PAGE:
Googling “east coast blizzard” make sit clear that this sort of thing happens at least as often as a major earthquake happens in California.

  • avatar
    gslippy

    And people wonder why residents flee to the suburbs.

  • avatar
    mekanik

    Wow, total lack of skill on the loader operators part.. As I have run both loader and the wrecker (for private firms) using the loader with bucket the proper method is to always scrape to pavement as you proceed bottom to top (so you don’t loose traction) pile gets to big ..Stop! And stockpile in smaller piles. Looking at the video, operator (fool) planted it in 2’~3′ (I been in 5′, never got stuck like that!) had room to place bucket with edge to the ground, using reverse and rotate bucket at the same time pushing machine backward to the street center. Wrecker operator was obviously to lazy to park truck further down and use the Winch.

  • avatar
    golden2husky

    With all the City worker bashing going on, I’m surprised nobody brought up another possible scenario…Mayor Bloomberg has hired a man named Stpehen Goldsmith as his Deputy Mayor.  This man is a hatchet wielder in the same mold as “Neutron” Jack Welch.  Welch destroyed thousands of middle class families during his tenure at General Electric.  Goldsmith wants to fire as many City workers as possible and replace them with private companies.  No doubt some of the B&B are raising a glass of Dom P to that.  Anyway, over 400 sanitation workers were fired in Goldsith’s pledge to “Do More With Less”.  Many others were demoted and sent out into the street where they started their careers.  New York City has had storms of this magnitude before, and the response was much better.  Anybody care to connect the dots?…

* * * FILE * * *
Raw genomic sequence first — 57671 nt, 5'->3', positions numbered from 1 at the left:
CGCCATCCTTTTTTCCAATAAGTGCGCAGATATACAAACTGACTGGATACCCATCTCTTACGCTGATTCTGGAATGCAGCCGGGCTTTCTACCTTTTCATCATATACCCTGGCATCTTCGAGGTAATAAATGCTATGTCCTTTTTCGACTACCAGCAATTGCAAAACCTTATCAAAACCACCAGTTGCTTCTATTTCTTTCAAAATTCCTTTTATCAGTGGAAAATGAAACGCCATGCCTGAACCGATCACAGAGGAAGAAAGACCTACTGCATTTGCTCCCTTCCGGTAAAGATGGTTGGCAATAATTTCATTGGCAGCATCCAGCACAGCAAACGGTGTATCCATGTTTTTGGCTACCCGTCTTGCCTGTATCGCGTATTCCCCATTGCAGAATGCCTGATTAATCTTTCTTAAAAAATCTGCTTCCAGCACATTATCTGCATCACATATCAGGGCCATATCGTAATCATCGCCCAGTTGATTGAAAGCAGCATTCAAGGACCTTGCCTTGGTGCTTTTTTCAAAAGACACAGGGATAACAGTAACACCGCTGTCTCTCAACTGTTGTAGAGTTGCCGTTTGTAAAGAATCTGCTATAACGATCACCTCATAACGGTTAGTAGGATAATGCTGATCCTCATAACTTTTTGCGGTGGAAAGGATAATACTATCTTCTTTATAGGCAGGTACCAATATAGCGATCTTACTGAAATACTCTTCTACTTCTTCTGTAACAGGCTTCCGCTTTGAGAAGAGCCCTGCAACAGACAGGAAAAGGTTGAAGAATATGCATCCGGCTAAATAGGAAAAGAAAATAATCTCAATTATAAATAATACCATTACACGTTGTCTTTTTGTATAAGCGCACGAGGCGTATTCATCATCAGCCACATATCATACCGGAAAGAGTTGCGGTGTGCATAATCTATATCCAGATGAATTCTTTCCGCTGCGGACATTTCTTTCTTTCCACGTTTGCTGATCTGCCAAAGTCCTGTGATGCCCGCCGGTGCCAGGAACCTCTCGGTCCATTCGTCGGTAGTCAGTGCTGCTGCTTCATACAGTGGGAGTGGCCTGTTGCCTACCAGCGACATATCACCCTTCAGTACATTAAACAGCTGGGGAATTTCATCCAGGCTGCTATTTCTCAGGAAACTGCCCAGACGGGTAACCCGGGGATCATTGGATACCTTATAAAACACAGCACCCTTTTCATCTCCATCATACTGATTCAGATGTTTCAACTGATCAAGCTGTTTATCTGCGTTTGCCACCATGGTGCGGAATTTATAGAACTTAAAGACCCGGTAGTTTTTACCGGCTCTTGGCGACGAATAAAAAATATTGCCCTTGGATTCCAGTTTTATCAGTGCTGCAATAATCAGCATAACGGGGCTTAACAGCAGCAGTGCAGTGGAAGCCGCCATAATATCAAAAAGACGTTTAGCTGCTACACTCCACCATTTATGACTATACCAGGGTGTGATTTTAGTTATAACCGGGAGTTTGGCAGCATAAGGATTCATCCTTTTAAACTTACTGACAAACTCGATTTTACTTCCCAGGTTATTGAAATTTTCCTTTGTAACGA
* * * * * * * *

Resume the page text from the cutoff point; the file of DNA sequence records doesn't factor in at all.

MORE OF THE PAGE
• 0 avatar
      geeber

      Given that the source of this claim is from union leadership itself, I’d say that it’s pretty much worthless.